Eighteenth-century recipe for stewing cheese, from The Cookbook of Unknown Ladies

Eighteenth-century recipe for stewing cheese, from The Cookbook of Unknown Ladies

To Stew Cheese

Put 3 spoonfulls of water, & ye yolk of an egg, & a lump of butter, beat up, at ye bottom of a pewter plate. Slice yr cheese in thin small bits upon it, yn stew it on a chafing dish of coals wth an other plate over it.

The cheese, egg and butter mixture is cooked gently on a chafing dish – a raised grate with allowed the food to be heated over a brazier without the fierce heat of the flames. When ready, the cheese would be served in a small pot, which could either serve as a dipping pot for sliced toast, or be used to pour the cheese over toasted bread.

Stewed cheese was frequently eaten as a ‘chaser’ after a serving or two of Ye Cheshire Cheese’s famous meaty puddings of lark, kidney, steak and oysters. Even for a man of Dr Johnson’s legendary appetite, that would have been quite some meal!

 

The ‘Cooking Up History’ sessions – 1: puddings

On Friday 1 March, ‘Cooking up History’ volunteers David and Angela joined us to whip up some dishes from the Cookbook of Unknown Ladies. Our Archives Centre kitchen was transformed with the sights and smells of the Georgian kitchen as we rolled up our sleeves, put on our pinnies, and got busy baking!

Our librarian Judith with Angela and David, the Cooking up History team!

Our librarian Judith with Angela and David, the Cooking up History team!

We began the first in our series of historic cookery adventures with a selection of sweet recipes from the Cookbook: two 18th century recipes for almond puddings, and three buttery, boozy pudding sauces from the early 19th century. Perfect warming food to cheer us through the recent cold spell.

Our first challenge was to ‘translate’ the original recipes for use in our modern kitchen. Easier said than done. While the 19th century sauce recipes were pretty thorough, the earlier pudding methods were riddled with omissions! Filling in the gaps reinforced how these 18th century would have been been compiled by an experienced domestic cook, who was well versed in basic cooking methods, and judged most quantities and cooking temperatures by their own experience of what ‘felt right’.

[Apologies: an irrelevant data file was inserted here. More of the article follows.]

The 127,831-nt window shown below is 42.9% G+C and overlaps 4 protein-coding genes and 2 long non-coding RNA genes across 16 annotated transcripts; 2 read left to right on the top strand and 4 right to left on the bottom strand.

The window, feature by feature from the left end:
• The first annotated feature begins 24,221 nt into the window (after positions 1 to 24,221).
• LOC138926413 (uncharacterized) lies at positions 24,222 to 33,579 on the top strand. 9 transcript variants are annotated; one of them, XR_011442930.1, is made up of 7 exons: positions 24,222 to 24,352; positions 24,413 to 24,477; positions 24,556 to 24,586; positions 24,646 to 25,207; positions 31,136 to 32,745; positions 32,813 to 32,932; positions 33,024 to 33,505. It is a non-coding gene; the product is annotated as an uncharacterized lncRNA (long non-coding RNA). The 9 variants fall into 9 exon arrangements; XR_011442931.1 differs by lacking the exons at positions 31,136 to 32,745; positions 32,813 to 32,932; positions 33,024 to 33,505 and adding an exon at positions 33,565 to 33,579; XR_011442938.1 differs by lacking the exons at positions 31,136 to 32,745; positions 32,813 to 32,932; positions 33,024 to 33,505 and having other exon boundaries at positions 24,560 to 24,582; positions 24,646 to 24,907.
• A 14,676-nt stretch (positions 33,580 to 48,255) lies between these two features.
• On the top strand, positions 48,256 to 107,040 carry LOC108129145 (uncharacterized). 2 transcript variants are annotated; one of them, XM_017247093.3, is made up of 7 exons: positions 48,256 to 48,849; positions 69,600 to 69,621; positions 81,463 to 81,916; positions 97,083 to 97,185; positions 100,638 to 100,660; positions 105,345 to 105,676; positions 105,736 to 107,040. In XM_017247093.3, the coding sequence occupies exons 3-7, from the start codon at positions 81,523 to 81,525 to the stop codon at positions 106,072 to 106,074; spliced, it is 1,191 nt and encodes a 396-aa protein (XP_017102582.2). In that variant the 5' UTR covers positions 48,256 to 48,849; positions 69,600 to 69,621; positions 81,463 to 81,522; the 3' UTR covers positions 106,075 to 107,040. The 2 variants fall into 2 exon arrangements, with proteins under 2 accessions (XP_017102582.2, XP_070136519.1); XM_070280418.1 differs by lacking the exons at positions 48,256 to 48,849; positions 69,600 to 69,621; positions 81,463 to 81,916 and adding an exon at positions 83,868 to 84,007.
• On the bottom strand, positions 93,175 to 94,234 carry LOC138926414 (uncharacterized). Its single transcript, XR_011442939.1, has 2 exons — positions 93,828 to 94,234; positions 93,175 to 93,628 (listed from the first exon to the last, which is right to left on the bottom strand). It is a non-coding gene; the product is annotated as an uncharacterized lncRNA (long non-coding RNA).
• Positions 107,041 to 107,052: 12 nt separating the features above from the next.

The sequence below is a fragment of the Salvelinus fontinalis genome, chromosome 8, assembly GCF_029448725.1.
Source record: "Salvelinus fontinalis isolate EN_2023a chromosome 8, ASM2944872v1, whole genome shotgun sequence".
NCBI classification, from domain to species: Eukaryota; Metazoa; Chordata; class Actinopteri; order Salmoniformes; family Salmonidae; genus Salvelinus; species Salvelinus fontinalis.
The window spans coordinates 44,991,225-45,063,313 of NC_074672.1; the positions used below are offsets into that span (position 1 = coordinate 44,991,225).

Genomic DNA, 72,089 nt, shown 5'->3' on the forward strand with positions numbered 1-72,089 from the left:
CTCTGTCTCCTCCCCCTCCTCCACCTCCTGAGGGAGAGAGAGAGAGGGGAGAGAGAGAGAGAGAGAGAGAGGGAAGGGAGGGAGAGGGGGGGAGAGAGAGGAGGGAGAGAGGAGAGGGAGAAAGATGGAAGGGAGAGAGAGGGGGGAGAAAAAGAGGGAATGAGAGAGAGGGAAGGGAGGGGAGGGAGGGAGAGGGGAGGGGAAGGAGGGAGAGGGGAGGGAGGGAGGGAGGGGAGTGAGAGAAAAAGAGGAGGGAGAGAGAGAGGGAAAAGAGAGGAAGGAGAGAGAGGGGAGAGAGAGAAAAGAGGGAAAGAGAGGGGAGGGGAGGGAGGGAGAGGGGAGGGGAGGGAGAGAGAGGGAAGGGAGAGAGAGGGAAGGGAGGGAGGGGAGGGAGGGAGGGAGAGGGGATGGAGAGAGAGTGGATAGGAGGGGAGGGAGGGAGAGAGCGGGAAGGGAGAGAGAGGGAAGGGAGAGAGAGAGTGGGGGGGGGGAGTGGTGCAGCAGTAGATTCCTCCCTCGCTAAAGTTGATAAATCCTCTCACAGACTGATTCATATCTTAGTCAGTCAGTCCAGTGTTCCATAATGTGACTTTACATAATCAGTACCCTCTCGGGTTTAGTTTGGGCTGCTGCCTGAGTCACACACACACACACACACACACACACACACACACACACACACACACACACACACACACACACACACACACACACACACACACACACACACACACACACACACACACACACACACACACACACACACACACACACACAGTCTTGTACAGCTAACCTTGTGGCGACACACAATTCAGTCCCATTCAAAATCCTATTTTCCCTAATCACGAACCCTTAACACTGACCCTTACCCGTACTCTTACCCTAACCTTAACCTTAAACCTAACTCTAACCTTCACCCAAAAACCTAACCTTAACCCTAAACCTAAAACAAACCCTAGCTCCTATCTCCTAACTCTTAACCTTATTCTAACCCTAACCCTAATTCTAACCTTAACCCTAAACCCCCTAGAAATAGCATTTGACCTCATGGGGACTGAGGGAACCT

One of the original recipes we adapted for the cookery session

One of the original recipes we adapted for the cookery session

There were plenty of potential pitfalls to avoid. Both of the pudding recipes called for huge quantities of eggs, but as those used in the Georgian kitchen would have been much smaller, we needed to adjust the quantities accordingly. We had to decide on which ‘weight’ of cream to use (we plumped for double rather than single) and even what spirit to substitute for ‘sack’.

And inevitably, there were some pitfalls that we failed to dodge. Without any instructions about how mix our ingredients, our first pudding batter turned out extremely lumpy and rather grey. But some good old-fashioned elbow grease with a wooden spoon got it looking more the part, and disaster was narrowly avoided.

Cross-barring our first almond pudding - almost ready to go in the oven!

Cross-barring our first almond pudding – almost ready to go in the oven!

Once our puddings were snugly in the oven, we sat back with a cup of tea to reflect on how things had gone so far. We’d taken plenty of short cuts in recreating these recipes – such as using ground almonds rather than pounding them by hand – and Angela remarked how time-consuming these puddings would have been without all the kitchen aids we have today. This got us thinking about all the other difficulties that a Georgian cook would have faced.

Even getting hold of ingredients seemed to be easier today. We found nearly everything we needed at the supermarket, and the more exotic ingredients (mace, rosewater) we got hold of from our local Indian grocery. Whereas other recipes in the Cookbook indicate that our 18th century ladies would have sourced some of the ingredients from their smallholdings – eggs from their own hens, and milk and cream from a domestic cow.